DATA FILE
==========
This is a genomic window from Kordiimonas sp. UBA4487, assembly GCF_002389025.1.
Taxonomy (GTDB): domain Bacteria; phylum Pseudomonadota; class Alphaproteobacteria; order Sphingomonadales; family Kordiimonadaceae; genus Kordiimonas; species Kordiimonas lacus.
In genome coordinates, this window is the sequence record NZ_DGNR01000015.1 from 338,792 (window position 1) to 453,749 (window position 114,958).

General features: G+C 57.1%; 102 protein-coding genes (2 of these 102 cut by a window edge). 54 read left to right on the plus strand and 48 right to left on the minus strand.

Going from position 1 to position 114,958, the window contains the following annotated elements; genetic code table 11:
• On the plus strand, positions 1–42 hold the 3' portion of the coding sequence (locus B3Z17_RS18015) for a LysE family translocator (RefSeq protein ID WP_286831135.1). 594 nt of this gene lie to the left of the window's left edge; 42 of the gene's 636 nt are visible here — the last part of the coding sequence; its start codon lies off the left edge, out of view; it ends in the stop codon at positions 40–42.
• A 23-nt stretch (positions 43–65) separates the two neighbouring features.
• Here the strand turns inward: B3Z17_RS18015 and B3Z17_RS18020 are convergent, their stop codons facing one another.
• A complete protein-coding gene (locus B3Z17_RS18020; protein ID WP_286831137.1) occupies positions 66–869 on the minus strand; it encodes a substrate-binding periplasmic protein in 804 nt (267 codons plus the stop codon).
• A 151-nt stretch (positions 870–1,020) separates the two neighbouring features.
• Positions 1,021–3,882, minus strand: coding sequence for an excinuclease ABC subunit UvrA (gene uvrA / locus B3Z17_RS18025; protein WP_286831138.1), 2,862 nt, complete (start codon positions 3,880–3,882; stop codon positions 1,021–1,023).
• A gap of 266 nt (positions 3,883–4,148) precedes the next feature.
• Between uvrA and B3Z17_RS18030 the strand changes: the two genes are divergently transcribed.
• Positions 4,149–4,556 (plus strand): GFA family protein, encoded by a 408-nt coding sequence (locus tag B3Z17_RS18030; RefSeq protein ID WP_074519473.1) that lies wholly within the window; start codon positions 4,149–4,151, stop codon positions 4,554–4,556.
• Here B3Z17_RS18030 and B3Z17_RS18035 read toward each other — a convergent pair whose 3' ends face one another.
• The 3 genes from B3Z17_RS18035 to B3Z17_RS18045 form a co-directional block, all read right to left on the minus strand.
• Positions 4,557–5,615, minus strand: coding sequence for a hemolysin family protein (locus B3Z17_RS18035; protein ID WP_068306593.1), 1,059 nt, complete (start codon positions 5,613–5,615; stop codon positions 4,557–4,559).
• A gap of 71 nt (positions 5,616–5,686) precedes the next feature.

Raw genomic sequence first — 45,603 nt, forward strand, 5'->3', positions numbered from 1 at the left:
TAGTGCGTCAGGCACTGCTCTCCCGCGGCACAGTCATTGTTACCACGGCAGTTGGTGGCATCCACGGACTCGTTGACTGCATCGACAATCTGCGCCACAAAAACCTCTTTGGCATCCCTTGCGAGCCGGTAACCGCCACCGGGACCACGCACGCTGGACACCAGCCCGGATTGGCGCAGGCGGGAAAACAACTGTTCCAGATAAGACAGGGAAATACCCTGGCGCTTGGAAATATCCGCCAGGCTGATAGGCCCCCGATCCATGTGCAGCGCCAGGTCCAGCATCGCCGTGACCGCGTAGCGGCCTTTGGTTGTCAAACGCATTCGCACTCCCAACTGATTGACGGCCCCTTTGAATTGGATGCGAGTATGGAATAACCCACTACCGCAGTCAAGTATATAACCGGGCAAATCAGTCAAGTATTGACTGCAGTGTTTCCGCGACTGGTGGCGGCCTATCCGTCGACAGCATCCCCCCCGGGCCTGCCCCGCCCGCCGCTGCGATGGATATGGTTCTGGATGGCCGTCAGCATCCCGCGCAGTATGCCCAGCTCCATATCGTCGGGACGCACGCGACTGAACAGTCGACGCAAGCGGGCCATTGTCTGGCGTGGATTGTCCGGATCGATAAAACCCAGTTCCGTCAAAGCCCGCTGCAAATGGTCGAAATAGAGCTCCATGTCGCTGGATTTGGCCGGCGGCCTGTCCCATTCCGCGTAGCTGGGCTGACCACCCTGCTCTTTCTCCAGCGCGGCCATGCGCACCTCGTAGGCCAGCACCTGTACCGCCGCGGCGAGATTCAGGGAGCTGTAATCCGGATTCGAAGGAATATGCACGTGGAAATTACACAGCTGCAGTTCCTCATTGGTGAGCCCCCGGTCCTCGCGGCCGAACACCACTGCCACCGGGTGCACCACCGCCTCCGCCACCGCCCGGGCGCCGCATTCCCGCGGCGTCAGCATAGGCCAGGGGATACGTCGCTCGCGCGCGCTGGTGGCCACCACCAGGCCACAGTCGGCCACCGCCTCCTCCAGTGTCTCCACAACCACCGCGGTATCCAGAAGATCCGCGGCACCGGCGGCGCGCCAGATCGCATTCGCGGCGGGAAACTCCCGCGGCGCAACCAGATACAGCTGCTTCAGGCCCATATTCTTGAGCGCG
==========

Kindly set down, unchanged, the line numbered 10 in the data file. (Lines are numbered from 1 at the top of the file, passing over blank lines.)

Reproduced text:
• A 151-nt stretch (positions 870–1,020) separates the two neighbouring features.